The toughest act to follow in New Zealand rowing? A no-brainer but the upside for Tom Murray and Jamie Hunter is they have first dibs on the coxless pair role done so outstandingly for so long by Eric Murray and Hamish Bond.

Eric Murray's retirement and Bond taking a year out to pursue his cycling ambitions opened a door. Marlborough man Tom Murray has switched out of the eight, who finished sixth in their final at the Rio Olympics last year and was a world champion at junior and under-23 level.

Christchurch-born, Wellington-educated Hunter is stepping up from the lightweight category, where he was in the four who were fifth in Rio, having had World Cup victories and world championship podium finishes.

This will be a whole new league and they'll face crews who have had their backsides repeatedly kicked by the men who preceded them and who took rowing dominance to new heights.


Bond was coy yesterday on what the future holds. At 31, he has three years on Murray and not too long ago was beating Olympic champion Mahe Drysdale in his specialist single scull domestic events.

There's talk of Bond having a role to play in Rowing New Zealand's push to make their eight a success.

But for now Bond is focusing on his cycling career, which he's making a good fist of so far. He's off to Europe later this year to immerse himself in one of cycling's hotbeds to further his knowledge.

However there was a hint yesterday that rowing may not have seen the last of Bond, who has a burning desire to be the best he possibly can at whatever pursuit he's engaged in.

"I see myself as an athlete who happens to be cycling now," Bond said.

"But there's no reason why I can't be rowing in the future. I'm enjoying discovering what my potential is in cycling. That may not be to a level which I want to achieve.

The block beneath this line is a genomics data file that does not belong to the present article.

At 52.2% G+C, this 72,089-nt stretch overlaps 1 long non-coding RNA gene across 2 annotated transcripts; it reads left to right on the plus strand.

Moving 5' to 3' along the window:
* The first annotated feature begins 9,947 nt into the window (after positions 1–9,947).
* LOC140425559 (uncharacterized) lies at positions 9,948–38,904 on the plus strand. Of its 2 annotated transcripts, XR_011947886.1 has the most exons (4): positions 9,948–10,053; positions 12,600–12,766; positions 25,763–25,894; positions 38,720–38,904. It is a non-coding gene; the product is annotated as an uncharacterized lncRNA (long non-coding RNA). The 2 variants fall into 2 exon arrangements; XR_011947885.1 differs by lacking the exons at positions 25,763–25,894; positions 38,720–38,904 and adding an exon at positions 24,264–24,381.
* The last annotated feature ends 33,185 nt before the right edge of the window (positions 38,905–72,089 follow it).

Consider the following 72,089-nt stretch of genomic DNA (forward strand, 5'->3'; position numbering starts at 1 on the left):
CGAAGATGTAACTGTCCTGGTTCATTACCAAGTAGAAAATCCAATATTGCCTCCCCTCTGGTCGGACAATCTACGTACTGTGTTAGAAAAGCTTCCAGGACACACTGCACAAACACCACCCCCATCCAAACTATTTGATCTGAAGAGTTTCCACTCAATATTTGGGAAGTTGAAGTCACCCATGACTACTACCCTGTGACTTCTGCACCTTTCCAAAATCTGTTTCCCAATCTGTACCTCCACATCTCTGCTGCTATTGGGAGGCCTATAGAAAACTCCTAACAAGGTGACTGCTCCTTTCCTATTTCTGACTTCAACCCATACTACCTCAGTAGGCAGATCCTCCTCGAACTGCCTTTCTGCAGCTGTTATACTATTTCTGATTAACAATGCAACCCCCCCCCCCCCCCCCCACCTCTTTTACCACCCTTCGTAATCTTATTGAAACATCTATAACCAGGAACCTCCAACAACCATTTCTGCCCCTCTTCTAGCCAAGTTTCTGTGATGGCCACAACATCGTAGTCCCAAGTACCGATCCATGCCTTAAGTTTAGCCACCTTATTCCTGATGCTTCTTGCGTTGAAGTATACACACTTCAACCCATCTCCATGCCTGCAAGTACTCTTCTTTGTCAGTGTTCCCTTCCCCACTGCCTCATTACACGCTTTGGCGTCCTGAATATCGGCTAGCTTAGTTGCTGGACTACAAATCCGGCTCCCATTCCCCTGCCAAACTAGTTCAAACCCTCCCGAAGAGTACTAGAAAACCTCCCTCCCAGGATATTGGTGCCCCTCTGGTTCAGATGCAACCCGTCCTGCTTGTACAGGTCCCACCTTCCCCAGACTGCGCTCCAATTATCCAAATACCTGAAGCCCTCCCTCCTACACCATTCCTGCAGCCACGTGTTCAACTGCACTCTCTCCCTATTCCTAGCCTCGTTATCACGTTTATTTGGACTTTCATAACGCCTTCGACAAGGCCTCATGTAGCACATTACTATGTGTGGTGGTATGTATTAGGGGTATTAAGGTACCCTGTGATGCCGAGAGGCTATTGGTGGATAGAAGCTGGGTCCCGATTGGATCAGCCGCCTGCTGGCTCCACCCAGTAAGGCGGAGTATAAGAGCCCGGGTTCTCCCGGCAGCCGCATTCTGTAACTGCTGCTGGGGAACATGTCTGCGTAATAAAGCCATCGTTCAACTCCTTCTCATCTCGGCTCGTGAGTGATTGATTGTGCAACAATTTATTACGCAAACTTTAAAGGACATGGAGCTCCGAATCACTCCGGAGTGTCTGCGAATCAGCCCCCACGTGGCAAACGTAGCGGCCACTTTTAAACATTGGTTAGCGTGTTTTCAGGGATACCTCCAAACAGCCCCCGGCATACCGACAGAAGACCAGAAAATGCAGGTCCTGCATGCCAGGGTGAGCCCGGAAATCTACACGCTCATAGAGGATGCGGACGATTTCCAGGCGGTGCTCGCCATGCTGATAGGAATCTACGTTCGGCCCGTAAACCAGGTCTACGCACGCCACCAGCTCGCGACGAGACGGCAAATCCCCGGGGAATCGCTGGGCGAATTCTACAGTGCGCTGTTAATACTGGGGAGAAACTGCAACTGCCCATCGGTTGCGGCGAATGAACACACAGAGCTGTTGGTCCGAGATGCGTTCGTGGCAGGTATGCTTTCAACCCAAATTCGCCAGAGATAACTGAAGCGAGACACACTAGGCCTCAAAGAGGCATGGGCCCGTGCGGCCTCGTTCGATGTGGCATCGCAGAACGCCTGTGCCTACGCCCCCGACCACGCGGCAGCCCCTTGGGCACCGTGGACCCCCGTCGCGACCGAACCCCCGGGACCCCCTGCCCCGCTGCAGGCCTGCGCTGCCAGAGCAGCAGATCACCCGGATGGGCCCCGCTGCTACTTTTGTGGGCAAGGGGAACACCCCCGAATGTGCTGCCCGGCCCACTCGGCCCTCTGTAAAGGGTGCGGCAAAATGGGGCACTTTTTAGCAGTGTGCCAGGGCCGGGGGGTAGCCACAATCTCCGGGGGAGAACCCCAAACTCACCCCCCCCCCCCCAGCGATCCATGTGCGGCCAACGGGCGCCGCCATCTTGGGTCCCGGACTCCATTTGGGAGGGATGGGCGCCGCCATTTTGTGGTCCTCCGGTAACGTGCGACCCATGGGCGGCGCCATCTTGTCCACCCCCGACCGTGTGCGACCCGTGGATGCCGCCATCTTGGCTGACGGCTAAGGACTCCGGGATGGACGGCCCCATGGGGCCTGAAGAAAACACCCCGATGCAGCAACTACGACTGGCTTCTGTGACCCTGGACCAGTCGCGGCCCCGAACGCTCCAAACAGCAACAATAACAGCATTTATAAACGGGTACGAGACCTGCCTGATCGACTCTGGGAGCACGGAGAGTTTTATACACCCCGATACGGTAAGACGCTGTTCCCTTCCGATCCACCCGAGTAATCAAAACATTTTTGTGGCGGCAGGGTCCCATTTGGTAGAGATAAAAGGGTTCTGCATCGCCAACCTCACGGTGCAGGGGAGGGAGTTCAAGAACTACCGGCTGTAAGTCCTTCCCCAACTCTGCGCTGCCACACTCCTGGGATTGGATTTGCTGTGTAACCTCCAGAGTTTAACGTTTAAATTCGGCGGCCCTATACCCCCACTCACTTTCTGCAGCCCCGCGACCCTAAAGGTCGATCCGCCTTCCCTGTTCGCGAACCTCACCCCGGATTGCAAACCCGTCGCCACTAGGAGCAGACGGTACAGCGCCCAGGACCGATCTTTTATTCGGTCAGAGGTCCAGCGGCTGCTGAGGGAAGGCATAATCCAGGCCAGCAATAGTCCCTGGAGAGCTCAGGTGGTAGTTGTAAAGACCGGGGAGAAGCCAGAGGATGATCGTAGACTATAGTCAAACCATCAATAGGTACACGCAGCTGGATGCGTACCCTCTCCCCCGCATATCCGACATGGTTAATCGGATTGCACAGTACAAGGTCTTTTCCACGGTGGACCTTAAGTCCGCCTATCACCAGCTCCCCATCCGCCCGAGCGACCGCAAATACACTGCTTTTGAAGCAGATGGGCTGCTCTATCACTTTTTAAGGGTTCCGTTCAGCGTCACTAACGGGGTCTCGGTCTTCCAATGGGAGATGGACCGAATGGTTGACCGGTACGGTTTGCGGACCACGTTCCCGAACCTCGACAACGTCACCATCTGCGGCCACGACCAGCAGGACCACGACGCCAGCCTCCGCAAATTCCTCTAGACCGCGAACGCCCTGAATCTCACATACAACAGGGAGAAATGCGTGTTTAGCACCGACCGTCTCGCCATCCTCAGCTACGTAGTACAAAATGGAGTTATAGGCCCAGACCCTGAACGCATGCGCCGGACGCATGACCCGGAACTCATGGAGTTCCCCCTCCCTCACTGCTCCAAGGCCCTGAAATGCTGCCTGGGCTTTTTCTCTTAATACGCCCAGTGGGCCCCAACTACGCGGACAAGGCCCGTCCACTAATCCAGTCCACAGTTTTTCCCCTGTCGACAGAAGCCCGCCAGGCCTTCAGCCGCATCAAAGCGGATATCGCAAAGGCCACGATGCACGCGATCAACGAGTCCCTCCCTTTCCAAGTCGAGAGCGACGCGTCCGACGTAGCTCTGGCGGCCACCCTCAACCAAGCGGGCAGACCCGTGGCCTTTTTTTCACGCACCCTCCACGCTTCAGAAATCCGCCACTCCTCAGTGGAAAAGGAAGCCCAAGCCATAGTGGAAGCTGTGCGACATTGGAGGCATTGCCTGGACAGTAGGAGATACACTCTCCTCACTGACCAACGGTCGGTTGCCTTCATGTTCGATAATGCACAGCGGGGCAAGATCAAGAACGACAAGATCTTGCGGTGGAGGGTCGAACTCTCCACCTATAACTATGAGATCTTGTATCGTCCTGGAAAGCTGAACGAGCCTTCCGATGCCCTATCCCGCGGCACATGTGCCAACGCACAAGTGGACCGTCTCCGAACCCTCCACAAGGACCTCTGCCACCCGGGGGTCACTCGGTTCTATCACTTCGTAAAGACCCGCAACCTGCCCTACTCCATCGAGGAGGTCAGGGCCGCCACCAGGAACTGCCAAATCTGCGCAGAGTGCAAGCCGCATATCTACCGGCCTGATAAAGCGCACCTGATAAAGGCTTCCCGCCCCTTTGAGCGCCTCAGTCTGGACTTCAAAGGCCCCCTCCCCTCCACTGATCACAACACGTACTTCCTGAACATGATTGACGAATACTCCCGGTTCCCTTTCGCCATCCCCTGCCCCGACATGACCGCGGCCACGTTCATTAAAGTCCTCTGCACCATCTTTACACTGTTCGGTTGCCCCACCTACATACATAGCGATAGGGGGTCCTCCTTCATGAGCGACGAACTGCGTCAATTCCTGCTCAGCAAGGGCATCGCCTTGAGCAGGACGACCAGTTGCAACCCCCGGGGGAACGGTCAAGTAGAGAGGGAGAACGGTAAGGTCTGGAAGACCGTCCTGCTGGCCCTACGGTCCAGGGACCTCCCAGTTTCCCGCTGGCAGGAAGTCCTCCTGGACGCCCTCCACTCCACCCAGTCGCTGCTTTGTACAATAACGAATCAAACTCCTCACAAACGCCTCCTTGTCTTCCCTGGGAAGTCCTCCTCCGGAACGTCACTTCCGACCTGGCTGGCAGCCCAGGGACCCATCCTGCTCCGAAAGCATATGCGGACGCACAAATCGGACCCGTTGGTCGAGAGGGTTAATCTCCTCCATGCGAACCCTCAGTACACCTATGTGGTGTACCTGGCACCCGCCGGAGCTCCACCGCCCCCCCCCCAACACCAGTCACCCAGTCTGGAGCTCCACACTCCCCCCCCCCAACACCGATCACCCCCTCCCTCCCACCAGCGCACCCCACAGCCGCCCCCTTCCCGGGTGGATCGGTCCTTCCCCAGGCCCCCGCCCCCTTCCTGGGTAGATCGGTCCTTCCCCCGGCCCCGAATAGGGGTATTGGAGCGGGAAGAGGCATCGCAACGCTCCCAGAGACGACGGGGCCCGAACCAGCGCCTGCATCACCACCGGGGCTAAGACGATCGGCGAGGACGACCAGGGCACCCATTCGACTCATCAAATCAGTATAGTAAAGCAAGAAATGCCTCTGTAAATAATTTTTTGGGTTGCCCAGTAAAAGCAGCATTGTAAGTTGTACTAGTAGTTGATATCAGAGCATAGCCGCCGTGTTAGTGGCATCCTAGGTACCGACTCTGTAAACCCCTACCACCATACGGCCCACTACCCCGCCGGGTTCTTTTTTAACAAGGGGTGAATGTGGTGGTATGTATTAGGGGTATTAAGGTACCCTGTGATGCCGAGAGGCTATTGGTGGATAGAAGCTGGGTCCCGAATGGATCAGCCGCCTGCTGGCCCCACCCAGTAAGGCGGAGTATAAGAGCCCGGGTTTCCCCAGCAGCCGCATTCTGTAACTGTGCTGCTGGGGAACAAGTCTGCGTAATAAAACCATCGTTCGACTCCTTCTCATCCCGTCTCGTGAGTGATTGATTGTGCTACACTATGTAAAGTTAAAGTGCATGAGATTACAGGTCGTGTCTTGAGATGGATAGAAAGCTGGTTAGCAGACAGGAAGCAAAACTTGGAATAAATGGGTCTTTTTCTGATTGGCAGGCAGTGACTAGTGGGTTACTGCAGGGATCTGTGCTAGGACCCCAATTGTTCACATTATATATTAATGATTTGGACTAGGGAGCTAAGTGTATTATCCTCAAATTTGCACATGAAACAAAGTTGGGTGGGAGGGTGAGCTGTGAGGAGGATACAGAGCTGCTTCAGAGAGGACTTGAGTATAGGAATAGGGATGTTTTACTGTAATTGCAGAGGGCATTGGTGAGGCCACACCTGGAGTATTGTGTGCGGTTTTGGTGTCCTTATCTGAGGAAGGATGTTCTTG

"If that's the case I know how good I can be at rowing, I know I can be successful internationally so I've closed no doors."

But it won't be the same, the two blond bombers crushing opposition race after race, without missing a step for eight years. Say it slowly - 69 wins in 24 regattas, never beaten, six world titles, two Olympic golds. It's a phenomenal record.

"Certainly rowing with Eric made me better," Bond said. "He challenged me physically every single day. Having him in the bow I was having to hold one of the strongest people in world rowing straight for every stroke up and down the lake every day."

Bond spoke admiringly of never having seen Murray's head drop - "he was always ready and willing to suffer. That was his best quality."

He quipped that while Murray "rubbed the odd person up the wrong way, and me occasionally" he didn't hold a grudge and "he was a bigger team man than anyone I've [met] in New Zealand rowing".

And as for the inheritors of their seats, Bond gave the younger Murray [no relation to Eric] and Hunter a thumbs up.

"They're really talented. I've got a bit of respect for them and know what they can do. It's going to be interesting to see how they shape up against international competition with a full season of training under the belt."

Golden partnership

• Eric Murray and Hamish Bond won 69 coxless pair races, 24 regatta titles, six world championship crowns and two Olympic gold medals.

• They were unbeaten for eight straight years from 2009-16.

• Both were in the coxless four which won the world championship gold in 2007 but then missed the Olympic final the following year.

•Bond is taking a year out from rowing to focus on his passion for cycling.

• Rowing New Zealand are keen to ensure Murray is not lost to the sport, whether it be through coaching or mentoring roles.